|1.1 INTRODUCTION |
Until recent years “environment” was a term used mainly by scientists and “green”, apart from denoting a color, had a meaning of immaturity as in “green strength” of a rubber or an adhesive bond. Now most people have an understanding of environment as an Eco-system in which we live, comprising land, water and air. “Green” is widely used to describe concern for the environment, often from a political point of view.
The 1970s and the 1980s have seen increasing public awareness of environment as a broad topic in its own right, and most developed nations now have a government minister responsible for environmental affairs. The first international forum was probably the Stockholm Conference in 1972. This was quickly followed by the 1973-74 oil crises and the environmental topic for the 1970s became shortage of energy and non-renewable materials. The 1980s have focused on environmental pollution, climatic change, destruction of natural resources such as tropical forests, and threats to living species. All of these were subjects of attention at the World Environmental Conference in Rio de Janeiro in June 1992, which re-emphasized environmental issues in the public mind.
For the manufacturing industry the main current issue is controlling pollution and meeting growing legislation governing emissions from factory processes. Other concerns include usage of energy and packaging, scrap and waste, recycling, and production of “green” materials and products in response to discerning consumer demand.
This report book outlines the environmental issues and “green” concerns and how they relate to shoe materials and footwear manufacture. It aims to help others concerned by putting these often controversial topics into proper perspective.
|1.2 General Contamination of Environment |
|1.2.1 Contamination of Air |
Schematic drawing, causes and effects of air pollution: (1) greenhouse effect, (2) particulate contamination, (3) increased UV radiation, (4) acid rain, (5) increased ground level ozone concentration, (6) increased levels of nitrogen oxides.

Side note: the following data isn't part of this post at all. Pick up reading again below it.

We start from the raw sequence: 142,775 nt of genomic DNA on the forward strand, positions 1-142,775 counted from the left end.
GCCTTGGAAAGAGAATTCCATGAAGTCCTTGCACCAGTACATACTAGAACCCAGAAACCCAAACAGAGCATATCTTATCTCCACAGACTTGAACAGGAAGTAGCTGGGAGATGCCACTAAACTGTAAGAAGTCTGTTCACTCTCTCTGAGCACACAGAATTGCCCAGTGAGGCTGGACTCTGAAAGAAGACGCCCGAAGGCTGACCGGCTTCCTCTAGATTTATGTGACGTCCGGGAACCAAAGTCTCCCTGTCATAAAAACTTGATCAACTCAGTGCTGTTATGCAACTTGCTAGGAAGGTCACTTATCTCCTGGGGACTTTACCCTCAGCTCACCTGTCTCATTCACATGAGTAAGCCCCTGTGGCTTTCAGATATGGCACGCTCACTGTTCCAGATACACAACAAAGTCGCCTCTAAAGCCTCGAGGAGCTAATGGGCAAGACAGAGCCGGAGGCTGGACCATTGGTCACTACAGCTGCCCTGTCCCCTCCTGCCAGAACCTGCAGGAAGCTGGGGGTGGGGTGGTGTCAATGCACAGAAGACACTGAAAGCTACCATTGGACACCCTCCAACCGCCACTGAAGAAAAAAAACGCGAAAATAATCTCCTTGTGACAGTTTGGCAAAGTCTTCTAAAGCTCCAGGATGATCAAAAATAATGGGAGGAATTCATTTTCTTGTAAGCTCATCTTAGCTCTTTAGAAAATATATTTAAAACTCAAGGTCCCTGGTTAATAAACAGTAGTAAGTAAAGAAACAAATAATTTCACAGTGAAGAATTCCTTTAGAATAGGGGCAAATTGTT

Air pollution is the introduction of chemicals, particulate matter, or biological materials that cause harm or discomfort to humans or other living organisms, or cause damage to the natural environment or built environment, into the atmosphere.
The atmosphere is a complex dynamic natural gaseous system that is essential to support life on planet Earth. Stratospheric ozone depletion due to air pollution has long been recognized as a threat to human health as well as to the Earth's ecosystems.
An air pollutant is known as a substance in the air that can cause harm to humans and the environment. Pollutants can be in the form of solid particles, liquid droplets, or gases. In addition, they may be natural or man-made.
Pollutants can be classified as primary or secondary. Usually, primary pollutants are directly emitted from a process, such as ash from a volcanic eruption, the carbon monoxide gas from a motor vehicle exhaust or sulfur dioxide released from factories. Secondary pollutants are not emitted directly. Rather, they form in the air when primary pollutants react or interact. An important example of a secondary pollutant is ground level ozone — one of the many secondary pollutants that make up photochemical smog. Some pollutants may be both primary and secondary: that is, they are both emitted directly and formed from other primary pollutants.
About 4 percent of deaths in the United States can be attributed to air pollution, according to the Environmental Science Engineering Program...